The Magazine

Fighters, not First Responders

Against a larger domestic role for the U.S. military.

Oct 24, 2005, Vol. 11, No. 06 • By MACKUBIN THOMAS OWENS
Widget tooltip
Single Page Print Larger Text Smaller Text Alerts

THE MAGNITUDE OF THE KATRINA disaster and the subsequent failure of local, state, and federal agencies to react in a timely manner have led some to call for an expansion of the military's role in domestic affairs. "The question raised by the Katrina fiasco," writes Daniel Henninger of the Wall Street Journal, "is whether the threat from madmen and nature is now sufficiently huge in its potential horror and unacceptable loss that we should modify existing jurisdictional authority to give the Pentagon functional first-responder status."

The president has apparently agreed that the issue deserves a look. In a national address last month, President Bush asked Congress to consider a larger role for U.S. armed forces in responding to natural disasters. "It is now clear that a challenge on this scale requires greater federal authority and a broader role for the armed forces--the institution of our government most capable of massive logistical operations on a moment's notice."

In a recent press briefing, he returned to the issue: "Is there a natural disaster--of a certain size--that would then enable the Defense Department to become the lead agency in coordinating and leading the response effort? That's going to be a very important consideration for Congress to think about."

The president is even contemplating using the military to address public health crises, specifically an outbreak of avian flu. In response to a reporter's question, President Bush suggested that an outbreak might trigger the need for a quarantine. "And who is best to be able to effect a quarantine? One option is the use of a military that's able to plan and move." He continued by observing that, as governor of Texas, he didn't like the idea of the president telling him how to command the Texas National Guard. "But Congress needs to take a look at circumstances that may need to vest the capacity of the president to move beyond that debate. And one such catastrophe, or one such challenge, could be an avian flu outbreak."

Some in Congress had already raised the issue. Even before the president's speech, John Warner of Virginia, chairman of the Senate Armed Services Committee, wrote a letter to Defense Secretary Donald Rumsfeld, saying that his committee would be looking into "the entire legal framework governing a president's power to use the regular armed forces to restore public order in . . . a large-scale, protracted emergency." He asked the secretary of defense to take the issue under consideration. In response, Rumsfeld informed Warner that the Pentagon was reviewing pertinent laws, including the 1878 Posse Comitatus Act, to determine whether revisions that would give the military a greater role during major domestic disasters are needed. In response, Admiral Timothy J. Keating, commander of U.S. northern command, the joint command responsible for homeland defense, has proposed that the military create an active-duty force specifically trained and equipped to assist the National Guard in response to major national disasters.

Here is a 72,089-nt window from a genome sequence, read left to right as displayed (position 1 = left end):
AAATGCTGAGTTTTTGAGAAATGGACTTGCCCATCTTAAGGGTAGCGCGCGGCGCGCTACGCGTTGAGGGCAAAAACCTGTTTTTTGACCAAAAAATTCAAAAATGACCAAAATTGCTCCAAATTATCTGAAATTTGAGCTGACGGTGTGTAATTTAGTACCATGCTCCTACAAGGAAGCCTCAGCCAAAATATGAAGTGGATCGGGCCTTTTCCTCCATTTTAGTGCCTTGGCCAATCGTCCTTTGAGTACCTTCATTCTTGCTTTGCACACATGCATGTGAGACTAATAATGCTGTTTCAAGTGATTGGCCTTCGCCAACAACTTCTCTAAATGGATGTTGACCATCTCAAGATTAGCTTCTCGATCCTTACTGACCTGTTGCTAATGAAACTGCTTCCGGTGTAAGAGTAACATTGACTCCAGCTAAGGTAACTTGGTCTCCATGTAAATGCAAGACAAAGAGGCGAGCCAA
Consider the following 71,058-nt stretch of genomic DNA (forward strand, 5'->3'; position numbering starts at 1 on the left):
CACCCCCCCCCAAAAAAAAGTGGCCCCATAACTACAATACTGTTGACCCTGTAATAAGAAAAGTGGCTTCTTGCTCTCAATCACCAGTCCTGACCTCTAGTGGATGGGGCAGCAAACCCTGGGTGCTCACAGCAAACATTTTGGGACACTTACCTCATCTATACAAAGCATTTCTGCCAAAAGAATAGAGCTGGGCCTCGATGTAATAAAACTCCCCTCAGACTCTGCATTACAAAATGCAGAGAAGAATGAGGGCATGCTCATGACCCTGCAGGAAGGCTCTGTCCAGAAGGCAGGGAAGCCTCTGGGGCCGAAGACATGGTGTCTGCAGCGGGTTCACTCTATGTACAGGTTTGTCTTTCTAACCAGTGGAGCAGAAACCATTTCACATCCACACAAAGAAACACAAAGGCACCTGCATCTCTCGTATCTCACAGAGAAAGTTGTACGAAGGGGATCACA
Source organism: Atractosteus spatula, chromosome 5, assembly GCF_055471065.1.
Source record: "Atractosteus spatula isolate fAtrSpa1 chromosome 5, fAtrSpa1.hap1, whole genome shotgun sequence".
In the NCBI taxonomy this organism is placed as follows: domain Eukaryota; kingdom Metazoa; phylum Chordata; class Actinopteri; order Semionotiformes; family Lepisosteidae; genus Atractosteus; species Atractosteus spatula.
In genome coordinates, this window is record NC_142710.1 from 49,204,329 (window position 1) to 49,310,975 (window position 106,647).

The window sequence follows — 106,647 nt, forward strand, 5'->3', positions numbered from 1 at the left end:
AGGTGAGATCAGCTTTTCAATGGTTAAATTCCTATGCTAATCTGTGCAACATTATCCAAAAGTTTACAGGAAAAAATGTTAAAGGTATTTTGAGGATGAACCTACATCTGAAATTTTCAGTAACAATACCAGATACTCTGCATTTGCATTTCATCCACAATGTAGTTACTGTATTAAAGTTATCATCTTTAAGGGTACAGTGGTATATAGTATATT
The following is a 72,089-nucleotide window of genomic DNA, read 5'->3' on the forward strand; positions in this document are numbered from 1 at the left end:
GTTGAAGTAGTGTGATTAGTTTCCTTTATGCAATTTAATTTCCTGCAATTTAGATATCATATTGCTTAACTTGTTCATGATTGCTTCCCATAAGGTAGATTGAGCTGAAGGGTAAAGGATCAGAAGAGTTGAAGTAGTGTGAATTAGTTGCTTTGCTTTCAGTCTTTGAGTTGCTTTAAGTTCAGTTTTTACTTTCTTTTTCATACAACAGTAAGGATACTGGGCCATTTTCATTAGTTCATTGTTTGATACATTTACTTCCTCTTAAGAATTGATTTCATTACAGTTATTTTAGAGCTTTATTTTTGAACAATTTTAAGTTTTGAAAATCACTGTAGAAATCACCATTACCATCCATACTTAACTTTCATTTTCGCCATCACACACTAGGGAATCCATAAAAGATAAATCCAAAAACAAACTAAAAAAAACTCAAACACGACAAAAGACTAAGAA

On the one hand, the call for increasing the military's role in domestic affairs is understandable. The military can respond to disaster in ways that local, state, and other federal agencies can't. On the other hand, those who demand a greater domestic role for the military must consider the impact of such a step on healthy civil-military relations in the United States. In addition, they must also take account of the fear, traditionally expressed by officers, that involving the military in domestic tasks will undermine the war-fighting capabilities of their units and cause their "fighting spirit" to decline.

A DECADE AGO, an Air Force staff judge advocate officer painted a disturbing picture of future civil-military relations if the military became involved in domestic affairs. Charles Dunlap described his article, "The Origins of the American Military Coup of 2012," published in the Winter 1992-93 issue of Parameters, the professional journal of the U.S. Army, as a "darkly imagined excursion into the future." The article takes the form of a letter from an officer awaiting execution for opposing the military coup that has taken place in the United States. The letter argues that the coup was the result of trends identifiable as early as 1992, including the massive diversion of military forces to civilian uses.